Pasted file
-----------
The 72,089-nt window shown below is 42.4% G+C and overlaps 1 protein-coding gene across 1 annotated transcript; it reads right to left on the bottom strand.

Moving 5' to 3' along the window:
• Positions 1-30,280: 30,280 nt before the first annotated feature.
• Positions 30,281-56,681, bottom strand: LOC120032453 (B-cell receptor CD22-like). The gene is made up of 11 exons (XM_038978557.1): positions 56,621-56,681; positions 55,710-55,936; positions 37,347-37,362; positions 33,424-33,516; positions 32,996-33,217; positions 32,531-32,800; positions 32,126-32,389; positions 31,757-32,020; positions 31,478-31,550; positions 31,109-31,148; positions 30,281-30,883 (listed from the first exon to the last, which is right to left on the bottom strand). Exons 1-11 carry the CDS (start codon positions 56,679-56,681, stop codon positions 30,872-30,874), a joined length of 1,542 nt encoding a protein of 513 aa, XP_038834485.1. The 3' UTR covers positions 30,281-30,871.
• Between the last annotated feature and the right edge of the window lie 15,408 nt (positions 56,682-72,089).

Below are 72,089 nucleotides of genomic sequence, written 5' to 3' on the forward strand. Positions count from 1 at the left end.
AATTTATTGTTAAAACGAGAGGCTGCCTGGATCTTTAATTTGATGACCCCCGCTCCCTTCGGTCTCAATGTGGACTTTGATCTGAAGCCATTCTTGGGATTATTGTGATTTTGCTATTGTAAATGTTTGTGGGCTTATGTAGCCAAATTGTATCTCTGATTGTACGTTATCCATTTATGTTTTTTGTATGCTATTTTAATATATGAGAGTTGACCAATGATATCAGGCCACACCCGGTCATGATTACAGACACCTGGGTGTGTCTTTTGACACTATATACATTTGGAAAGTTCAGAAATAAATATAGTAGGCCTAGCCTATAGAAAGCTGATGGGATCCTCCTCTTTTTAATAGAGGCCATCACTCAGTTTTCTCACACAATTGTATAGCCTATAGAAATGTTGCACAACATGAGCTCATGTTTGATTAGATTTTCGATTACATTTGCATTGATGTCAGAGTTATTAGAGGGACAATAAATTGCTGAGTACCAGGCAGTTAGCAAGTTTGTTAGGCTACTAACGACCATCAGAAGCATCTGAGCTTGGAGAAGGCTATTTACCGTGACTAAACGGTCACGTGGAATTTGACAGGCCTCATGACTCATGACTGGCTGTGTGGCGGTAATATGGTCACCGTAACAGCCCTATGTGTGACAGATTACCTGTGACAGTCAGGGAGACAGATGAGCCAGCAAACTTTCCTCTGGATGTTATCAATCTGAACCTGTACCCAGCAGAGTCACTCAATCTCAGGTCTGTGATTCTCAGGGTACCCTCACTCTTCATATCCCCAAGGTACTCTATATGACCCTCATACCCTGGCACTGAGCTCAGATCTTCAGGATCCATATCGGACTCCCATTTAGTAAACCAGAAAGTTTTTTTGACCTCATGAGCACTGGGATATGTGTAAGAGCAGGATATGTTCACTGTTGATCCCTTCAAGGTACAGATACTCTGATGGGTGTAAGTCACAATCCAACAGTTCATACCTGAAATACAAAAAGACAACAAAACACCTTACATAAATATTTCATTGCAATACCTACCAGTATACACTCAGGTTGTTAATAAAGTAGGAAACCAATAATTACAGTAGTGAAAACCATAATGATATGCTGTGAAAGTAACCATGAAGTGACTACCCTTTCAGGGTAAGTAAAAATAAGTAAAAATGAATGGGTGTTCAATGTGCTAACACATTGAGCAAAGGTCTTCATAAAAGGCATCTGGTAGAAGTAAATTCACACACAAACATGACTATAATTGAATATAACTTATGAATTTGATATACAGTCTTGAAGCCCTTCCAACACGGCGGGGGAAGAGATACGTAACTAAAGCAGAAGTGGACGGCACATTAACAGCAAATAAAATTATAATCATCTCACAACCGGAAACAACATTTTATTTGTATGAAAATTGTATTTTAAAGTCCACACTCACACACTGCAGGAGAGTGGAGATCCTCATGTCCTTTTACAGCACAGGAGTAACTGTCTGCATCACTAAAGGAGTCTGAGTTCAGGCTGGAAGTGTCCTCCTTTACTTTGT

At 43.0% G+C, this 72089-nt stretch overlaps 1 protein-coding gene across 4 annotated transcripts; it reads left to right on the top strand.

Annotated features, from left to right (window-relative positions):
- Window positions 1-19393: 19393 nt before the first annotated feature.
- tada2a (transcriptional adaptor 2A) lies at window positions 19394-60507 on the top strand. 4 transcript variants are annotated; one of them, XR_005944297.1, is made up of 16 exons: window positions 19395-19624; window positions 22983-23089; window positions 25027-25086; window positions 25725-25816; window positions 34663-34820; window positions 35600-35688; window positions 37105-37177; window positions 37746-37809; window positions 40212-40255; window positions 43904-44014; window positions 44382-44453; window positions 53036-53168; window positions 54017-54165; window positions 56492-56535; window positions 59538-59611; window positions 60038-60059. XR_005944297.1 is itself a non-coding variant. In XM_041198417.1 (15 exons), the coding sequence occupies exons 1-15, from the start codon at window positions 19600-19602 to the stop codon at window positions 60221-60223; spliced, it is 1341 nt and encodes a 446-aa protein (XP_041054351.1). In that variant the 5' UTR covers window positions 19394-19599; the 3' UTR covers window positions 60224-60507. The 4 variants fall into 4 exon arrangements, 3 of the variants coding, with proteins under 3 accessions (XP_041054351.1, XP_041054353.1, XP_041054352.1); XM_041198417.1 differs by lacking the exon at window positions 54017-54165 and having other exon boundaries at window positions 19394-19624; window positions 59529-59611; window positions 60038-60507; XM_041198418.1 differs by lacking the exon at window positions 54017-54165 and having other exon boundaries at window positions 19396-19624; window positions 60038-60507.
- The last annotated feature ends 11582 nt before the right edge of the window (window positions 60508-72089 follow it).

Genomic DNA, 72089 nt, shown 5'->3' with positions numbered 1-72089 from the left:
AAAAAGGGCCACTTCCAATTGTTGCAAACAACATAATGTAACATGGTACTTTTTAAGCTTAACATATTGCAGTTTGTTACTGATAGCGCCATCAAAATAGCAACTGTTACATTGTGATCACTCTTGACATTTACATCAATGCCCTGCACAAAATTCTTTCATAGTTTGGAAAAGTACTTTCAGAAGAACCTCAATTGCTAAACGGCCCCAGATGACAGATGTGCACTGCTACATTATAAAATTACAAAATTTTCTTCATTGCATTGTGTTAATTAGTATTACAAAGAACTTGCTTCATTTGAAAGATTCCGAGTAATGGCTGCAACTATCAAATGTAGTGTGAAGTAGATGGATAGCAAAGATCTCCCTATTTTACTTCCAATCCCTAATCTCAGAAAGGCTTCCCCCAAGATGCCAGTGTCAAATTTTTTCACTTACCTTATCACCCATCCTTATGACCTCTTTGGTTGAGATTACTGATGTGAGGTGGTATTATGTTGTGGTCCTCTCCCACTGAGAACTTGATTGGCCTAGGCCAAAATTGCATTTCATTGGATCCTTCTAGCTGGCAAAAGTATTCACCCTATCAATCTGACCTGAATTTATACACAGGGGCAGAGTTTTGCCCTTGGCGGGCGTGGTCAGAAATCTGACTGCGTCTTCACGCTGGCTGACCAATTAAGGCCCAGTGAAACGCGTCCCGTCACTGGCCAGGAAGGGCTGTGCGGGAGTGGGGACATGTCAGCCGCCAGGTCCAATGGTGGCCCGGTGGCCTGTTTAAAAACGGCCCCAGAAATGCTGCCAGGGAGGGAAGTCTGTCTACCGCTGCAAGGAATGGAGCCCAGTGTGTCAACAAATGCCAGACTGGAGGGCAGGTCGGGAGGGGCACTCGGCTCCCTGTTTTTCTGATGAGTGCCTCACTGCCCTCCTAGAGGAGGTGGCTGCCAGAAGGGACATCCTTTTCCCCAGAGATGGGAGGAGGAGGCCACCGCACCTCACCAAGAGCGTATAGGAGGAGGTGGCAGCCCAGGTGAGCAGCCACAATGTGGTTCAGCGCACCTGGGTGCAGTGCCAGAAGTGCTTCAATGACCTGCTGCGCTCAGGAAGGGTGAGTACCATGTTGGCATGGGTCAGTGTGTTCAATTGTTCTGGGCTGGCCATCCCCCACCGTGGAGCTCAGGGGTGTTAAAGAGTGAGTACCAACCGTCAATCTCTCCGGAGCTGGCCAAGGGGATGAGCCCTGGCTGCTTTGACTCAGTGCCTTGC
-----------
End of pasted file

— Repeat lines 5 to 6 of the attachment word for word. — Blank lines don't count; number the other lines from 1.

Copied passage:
• Between the last annotated feature and the right edge of the window lie 15,408 nt (positions 56,682-72,089).

Below are 72,089 nucleotides of genomic sequence, written 5' to 3' on the forward strand. Positions count from 1 at the left end.